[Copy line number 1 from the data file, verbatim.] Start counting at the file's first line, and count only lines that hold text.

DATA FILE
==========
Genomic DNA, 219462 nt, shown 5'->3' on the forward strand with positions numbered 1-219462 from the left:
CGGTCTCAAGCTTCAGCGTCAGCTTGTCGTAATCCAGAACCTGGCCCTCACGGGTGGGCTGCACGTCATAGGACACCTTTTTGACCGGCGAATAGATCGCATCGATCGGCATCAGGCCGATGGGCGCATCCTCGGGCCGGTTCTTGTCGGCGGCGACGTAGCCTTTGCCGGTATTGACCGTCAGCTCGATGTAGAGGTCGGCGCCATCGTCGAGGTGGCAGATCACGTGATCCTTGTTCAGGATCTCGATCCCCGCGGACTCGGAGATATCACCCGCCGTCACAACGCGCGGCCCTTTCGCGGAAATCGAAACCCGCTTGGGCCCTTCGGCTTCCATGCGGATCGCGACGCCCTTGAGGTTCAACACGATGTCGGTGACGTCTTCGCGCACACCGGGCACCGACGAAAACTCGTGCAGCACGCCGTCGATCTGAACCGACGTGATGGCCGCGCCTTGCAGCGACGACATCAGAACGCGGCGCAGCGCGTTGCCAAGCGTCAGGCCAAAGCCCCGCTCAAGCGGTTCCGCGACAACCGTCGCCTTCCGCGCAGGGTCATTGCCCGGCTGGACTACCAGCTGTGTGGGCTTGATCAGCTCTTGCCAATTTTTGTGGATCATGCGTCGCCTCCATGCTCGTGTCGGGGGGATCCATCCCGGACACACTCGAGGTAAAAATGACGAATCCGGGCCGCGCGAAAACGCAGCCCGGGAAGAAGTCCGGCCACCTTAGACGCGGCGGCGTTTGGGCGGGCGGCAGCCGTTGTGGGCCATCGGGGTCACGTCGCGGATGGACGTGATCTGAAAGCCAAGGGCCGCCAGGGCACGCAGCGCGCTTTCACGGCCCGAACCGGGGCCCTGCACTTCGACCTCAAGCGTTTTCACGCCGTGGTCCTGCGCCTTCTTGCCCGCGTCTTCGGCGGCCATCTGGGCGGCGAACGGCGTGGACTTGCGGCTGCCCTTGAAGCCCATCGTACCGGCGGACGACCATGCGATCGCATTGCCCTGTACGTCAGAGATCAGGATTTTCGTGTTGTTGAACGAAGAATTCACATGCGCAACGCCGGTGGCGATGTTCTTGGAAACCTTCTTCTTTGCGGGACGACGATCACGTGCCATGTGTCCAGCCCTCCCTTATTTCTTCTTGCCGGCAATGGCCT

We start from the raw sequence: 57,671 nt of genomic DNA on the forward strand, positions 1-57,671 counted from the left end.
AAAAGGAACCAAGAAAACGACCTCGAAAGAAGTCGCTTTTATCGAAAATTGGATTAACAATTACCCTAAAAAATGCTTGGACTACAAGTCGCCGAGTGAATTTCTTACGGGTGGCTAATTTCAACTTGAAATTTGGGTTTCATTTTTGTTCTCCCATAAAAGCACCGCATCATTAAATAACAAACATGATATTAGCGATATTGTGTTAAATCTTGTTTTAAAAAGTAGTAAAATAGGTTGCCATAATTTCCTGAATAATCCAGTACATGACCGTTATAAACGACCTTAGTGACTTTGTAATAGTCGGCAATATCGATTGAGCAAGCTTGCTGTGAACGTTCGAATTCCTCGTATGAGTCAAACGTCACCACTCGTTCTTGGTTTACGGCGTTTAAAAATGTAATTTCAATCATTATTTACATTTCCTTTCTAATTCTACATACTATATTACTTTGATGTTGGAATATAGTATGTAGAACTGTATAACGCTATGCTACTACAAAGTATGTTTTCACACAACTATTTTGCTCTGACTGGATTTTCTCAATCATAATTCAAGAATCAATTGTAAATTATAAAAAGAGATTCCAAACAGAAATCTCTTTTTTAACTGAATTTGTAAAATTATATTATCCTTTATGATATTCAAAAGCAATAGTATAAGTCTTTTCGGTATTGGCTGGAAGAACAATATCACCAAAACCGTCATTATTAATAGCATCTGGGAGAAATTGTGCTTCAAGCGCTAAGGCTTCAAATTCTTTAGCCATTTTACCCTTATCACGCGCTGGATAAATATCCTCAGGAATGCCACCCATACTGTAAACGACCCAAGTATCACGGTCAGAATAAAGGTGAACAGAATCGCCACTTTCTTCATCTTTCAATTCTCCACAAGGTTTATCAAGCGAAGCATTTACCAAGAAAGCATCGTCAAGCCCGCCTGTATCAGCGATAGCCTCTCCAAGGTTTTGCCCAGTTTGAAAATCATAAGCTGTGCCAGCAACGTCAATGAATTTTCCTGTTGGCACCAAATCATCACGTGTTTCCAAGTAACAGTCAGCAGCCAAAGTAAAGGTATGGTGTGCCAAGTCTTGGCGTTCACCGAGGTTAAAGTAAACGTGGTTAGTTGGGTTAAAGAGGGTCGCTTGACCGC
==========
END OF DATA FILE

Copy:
Genomic DNA, 219462 nt, shown 5'->3' on the forward strand with positions numbered 1-219462 from the left: